President Uhuru Kenyatta has said the Supreme Court ruling nullifying the August 8Presidential election sets back the democratic ideals for which Kenyans fought over many years.
He said the ruling by the Supreme Court was inconsistent with the spirit of the constitution which Kenyans passed in 2010. He said that when Kenyans passed the new constitution, they wished their will to prevail, and not that of a few individuals.
The President, accompanied by the Deputy President William Ruto, was addressing a delegation of leaders of pastoral communities from eight counties: Garissa, Isiolo, Kajiado, Marsabit, Mandera, Narok, Samburu, and Wajir.
“What happened is a judicial coup,” President Kenyatta said. “We have a constitution which has placed the interests of wananchi far above those of individuals; we have a constitution which has curtailed the powers of the Presidency, so that the will and wishes of the citizens would be respected,” said the President.
The President said it was unfortunate that in a democratic country, which had long encouraged respect of citizens’ rights, a few individuals could overturn the will of Kenyans, clearly expressed in their vote.
“In a democratic and free nation, where citizens’ rights are to be respected, we are now being told their will doesn’t matter; … wananchi who thought that the constitution guarantees their sovereign will are being told it doesn’t matter; it’s only few individuals who can decide for the 45 million people who their leaders can be,” said the President.
The President pointed out that the new constitution was expected to entrench democratic ideals, where the will of the majority would be respected, and where resources would be devolved to improve the lives of all Kenyans.
The President said the new constitution aimed to ensure that no one was powerful enough to silence anyone who wished to express themselves freely. He faulted the Supreme Court ruling, saying it amounted to a judicial coup, in which a few individuals had overturned the will of the majority.
“As Kenyans, we have witnessed what has never happened in any democratic country in the world. We thought we were instilling democracy as a result of our new constitution; we were entrenching devolution to ensure equity in the disbursement of national resources so that no Kenyan is left behind,” said the President.
The President singled out Germany, whose Supreme Court has ordered that its election be conducted manually so that the will of its people is accurately reflected.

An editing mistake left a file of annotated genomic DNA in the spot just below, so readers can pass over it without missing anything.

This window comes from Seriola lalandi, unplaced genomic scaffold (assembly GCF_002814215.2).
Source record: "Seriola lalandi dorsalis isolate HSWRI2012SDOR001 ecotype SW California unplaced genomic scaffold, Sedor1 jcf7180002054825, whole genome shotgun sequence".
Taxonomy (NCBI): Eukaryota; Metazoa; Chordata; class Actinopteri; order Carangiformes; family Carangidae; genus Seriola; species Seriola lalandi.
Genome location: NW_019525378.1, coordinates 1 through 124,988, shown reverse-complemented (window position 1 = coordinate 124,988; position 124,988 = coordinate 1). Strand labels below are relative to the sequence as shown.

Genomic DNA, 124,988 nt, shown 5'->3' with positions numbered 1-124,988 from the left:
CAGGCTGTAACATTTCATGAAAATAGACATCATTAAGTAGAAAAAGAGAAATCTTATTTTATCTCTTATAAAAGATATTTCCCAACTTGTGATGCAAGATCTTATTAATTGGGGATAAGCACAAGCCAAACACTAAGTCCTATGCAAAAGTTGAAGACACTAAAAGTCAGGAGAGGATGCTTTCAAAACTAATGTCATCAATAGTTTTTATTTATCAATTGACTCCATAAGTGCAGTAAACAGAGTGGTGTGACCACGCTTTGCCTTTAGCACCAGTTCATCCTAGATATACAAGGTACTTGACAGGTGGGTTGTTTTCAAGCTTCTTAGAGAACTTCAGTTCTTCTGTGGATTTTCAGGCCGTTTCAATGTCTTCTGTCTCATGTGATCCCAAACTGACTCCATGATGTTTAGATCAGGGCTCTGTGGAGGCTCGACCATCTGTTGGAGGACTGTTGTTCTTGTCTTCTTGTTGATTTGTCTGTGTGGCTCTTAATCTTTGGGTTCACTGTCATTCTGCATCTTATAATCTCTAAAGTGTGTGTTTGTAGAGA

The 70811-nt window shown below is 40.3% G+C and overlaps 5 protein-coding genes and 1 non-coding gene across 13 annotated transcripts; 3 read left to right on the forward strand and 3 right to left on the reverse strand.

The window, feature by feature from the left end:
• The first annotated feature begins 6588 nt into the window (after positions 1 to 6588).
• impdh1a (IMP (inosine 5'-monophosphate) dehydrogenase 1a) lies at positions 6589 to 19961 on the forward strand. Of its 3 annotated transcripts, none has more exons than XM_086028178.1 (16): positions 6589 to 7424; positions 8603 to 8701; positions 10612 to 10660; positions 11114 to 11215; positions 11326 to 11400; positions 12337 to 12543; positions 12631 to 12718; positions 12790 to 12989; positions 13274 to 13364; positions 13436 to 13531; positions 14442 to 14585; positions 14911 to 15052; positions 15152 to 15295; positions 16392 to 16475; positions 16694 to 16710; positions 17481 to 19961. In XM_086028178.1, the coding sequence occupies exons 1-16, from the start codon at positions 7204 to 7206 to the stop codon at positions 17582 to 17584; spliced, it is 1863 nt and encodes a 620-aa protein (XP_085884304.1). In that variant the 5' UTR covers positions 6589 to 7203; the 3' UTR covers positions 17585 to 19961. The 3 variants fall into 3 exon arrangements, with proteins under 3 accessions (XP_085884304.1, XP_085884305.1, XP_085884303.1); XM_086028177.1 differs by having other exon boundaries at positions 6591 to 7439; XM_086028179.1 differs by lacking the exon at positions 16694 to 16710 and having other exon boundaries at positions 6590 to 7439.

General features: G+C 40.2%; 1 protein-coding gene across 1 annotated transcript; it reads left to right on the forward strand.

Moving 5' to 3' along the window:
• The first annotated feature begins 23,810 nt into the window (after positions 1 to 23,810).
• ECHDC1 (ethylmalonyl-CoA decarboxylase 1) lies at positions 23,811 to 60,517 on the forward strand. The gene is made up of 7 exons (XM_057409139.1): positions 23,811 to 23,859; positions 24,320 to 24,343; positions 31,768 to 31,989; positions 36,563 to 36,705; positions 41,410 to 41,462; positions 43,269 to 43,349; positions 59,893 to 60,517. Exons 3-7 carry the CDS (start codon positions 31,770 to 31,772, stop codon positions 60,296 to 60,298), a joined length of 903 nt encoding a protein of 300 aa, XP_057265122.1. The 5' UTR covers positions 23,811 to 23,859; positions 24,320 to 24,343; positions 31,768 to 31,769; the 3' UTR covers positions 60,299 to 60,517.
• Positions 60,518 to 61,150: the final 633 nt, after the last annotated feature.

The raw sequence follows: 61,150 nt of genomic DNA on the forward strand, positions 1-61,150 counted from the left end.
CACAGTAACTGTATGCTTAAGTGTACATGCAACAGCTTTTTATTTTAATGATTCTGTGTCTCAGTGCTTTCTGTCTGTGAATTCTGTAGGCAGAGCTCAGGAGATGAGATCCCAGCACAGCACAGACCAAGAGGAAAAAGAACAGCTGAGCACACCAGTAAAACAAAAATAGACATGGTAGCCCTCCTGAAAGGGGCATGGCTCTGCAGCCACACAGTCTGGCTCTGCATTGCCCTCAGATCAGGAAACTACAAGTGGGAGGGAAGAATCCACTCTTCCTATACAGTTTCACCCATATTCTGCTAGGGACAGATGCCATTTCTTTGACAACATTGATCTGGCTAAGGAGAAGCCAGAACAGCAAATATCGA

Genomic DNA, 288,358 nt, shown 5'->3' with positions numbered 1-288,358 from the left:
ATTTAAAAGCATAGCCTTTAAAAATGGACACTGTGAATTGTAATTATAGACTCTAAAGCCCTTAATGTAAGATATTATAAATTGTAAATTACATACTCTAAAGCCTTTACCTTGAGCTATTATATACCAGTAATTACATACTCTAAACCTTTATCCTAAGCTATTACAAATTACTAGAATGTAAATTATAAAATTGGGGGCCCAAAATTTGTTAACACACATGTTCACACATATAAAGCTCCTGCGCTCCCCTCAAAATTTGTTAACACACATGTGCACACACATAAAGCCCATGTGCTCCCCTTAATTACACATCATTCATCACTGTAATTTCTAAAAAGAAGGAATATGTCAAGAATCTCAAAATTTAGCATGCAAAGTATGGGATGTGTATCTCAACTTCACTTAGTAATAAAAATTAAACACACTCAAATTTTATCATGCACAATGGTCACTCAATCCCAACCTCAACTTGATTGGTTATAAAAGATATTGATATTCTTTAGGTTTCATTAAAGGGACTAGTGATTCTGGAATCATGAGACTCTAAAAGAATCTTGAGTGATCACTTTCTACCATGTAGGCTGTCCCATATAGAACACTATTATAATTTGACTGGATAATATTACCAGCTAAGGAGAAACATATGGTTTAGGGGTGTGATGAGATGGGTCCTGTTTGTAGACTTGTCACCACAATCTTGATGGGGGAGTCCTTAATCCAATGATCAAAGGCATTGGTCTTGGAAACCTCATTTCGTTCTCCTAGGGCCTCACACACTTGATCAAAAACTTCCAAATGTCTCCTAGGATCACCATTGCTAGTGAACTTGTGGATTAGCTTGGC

He said that if Germany, which is a more advanced democracy than Kenya, could conduct its election manually, there was no reason for Kenya’s Supreme Court not to recount the ballots, instead of overturning the will of Kenyans on technological processes and formalities.
“If then there was a problem, then let them also cancel election[s] of other candidates,” said the President.
“They refused to check on the source document which would have shown the truth. The source document was the ballot paper”, he continued.
President Kenyatta assured Kenyans that the country was intact, and that the government was working; he insisted that he looked forward to the repeat election whose date has been announced by the IEBC.
The President urged the pastoralist communities to ensure they came out in large numbers to exercise their democratic right during the repeat election.
“We need to show them nobody can override the will of the people; we will not do it through violence but … by casting votes on the date to be announced by IEBC,” said the President.
Deputy President said the ruling, which was read yesterday, left Kenyans with more questions than answers, as the judges who had all the documents did not go through them to check the facts.
“The court said yesterday they had no problem with numbers: you won fair and square. If numbers had no problem, even these forms which were said [to have] had no serial, signature and rubber stamp were okay, then why annul the Presidential election?” asked the Deputy President.
The Deputy President added that to claim that a voter’s decision had to be qualified by the Judiciary before it counted was to give way to judicial tyranny.
Aden Duale, leader of the Jubilee majority in Parliament, maintained that the ruling was laced with misguided politics: the opposition, he said, had misled themselves and the country by forgetting that the President’s term continued until another was sworn in.
“Article 142 (1) says the President shall hold office for a term beginning on the date on which the President was sworn in, and ending when the person next elected President in accordance with article 136 (2) (a) is sworn in” said the leader of Majority.
Other speakers included Narok Governor Samuel Ole Tunai, Isiolo Senator Fatuma Dulo, Eldas Mp Adan Keynan, and Samburu Women Rep Maison Leshomo who assured the President of their support.